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Predictors of renal recovery in critically ill patients with AKI: observations from the ongoing FBI clinical trial

Introduction

The predictive value of NGAL for renal recovery is not established.

Methods

Data from the first 19 patients were assessed during a multicentre low molecular weight heparin trial (FBI, EudraCT Number: 2012-004368-23). Critically ill patients with AKI are randomly assigned into either a treatment arm (1 mg/kg enoxaparin) or a control arm (40 mg enoxaparin) upon commencement of CRRT. The primary outcome is the occurrence of venous thromboembolism. NGAL was measured at baseline and during CRRT-free intervals.

Results

Patients were comparable at baseline with respects to demographics, APACHE II, creatinine, NGAL, start of dialysis, and the duration of dialysis. The main cause of AKI was sepsis (42%). In 63% of the patients, the reason for starting dialysis was a combination of anuria and electrolyte disturbances. Twenty-six percent of patients were dialysis dependent after the first CRRT-free interval. Plasma NGAL levels were higher in nonrenal recovery patients (1,074 (±694) ng/ml) compared with renal recovery patients (296 (±197) ng/ml; P = 0.01). Urine NGAL levels were higher in nonrenal recovery patients (3,885 (±2,722) ng/ml) compared with renal recovery patients (597 (±565) ng/ ml; P = 0.006). See Figures 1 and 2. Inflammatory parameters (WBCs, CRP, and procalcitonin) did not differ significantly between the groups.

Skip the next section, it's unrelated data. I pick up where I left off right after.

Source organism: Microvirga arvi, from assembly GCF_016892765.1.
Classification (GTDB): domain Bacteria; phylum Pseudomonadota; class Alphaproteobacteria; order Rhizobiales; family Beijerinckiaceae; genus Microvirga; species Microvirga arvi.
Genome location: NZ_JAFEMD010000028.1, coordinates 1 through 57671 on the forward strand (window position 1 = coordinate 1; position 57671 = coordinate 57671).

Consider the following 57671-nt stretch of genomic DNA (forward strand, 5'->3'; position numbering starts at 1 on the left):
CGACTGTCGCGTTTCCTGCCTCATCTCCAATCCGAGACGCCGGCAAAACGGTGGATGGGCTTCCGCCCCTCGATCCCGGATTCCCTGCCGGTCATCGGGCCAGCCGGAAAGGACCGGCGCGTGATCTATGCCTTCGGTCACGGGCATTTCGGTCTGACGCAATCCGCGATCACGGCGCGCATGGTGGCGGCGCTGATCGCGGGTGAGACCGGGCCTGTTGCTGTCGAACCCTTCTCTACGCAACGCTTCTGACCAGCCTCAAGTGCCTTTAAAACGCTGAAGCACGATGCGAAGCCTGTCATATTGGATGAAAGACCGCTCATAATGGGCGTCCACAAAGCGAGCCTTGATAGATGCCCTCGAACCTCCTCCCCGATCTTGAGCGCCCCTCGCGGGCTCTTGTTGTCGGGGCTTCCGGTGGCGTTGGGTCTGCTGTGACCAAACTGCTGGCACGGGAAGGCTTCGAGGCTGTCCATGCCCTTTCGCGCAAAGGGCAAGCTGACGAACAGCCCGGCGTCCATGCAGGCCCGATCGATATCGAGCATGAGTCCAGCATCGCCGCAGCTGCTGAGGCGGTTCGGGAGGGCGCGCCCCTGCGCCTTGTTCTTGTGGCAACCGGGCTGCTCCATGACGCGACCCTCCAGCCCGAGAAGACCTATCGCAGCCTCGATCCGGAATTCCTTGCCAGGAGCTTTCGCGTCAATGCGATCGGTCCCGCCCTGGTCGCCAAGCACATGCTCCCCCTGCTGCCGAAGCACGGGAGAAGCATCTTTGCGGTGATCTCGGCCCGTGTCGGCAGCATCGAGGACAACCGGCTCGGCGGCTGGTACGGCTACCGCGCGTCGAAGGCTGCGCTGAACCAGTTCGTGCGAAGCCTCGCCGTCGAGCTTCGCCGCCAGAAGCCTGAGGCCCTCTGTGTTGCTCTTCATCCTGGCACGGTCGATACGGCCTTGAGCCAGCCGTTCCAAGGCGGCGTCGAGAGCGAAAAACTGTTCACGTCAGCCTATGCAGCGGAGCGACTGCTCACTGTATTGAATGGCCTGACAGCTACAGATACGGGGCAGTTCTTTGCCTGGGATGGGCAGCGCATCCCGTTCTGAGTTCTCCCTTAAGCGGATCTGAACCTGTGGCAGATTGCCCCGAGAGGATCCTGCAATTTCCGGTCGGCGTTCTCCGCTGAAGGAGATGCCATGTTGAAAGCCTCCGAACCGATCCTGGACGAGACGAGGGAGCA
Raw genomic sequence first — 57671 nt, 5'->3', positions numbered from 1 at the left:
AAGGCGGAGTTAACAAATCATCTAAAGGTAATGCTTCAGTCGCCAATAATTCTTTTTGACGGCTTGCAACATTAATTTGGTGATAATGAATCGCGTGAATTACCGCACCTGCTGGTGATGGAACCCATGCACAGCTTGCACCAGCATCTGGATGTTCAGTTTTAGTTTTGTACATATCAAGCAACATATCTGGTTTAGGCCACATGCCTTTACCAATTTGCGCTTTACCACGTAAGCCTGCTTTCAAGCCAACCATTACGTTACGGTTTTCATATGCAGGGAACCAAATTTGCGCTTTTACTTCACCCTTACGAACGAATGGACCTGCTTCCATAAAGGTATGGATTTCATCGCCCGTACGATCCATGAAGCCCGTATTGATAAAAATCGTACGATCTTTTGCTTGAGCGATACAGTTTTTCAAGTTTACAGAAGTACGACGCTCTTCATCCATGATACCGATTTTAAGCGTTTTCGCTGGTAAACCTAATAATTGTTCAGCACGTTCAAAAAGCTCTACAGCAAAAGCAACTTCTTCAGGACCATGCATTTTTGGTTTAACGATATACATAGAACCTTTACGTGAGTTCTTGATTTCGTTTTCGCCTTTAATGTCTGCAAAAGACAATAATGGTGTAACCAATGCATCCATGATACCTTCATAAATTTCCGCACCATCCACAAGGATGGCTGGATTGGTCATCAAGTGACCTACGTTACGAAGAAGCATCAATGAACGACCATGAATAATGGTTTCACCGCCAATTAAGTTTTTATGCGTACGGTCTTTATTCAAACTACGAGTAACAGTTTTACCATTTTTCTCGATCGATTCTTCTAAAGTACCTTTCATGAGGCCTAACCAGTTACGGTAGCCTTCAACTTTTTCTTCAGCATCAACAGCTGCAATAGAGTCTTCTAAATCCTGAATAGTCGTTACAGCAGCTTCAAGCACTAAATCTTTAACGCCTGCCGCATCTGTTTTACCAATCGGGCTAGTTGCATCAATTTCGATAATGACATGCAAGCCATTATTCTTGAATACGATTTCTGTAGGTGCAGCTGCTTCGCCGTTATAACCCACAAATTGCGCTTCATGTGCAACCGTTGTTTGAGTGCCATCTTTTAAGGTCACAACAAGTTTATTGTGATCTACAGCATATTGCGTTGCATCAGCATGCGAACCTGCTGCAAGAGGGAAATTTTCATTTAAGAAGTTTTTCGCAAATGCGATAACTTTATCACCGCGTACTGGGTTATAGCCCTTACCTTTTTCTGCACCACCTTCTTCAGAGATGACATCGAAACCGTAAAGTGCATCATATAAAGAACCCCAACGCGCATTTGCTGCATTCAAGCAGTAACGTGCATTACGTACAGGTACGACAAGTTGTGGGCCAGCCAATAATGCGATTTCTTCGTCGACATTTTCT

Figure 1
figure1

Plasma neutrophil gelatinase-associated lipocalin concentration by recovery.

Figure 2
figure2

Urine neutrophil gelatinase-associated lipocalin concentration by recovery.

Conclusion

NGAL may be able to predict renal recovery, and allow proper utilization of resources.

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Robinson, S., Larsen, U., Zincuk, A. et al. Predictors of renal recovery in critically ill patients with AKI: observations from the ongoing FBI clinical trial. Crit Care 19, P298 (2015). https://doi.org/10.1186/cc14378

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Keywords

  • Heparin
  • Enoxaparin
  • Venous Thromboembolism
  • Procalcitonin
  • Electrolyte Disturbance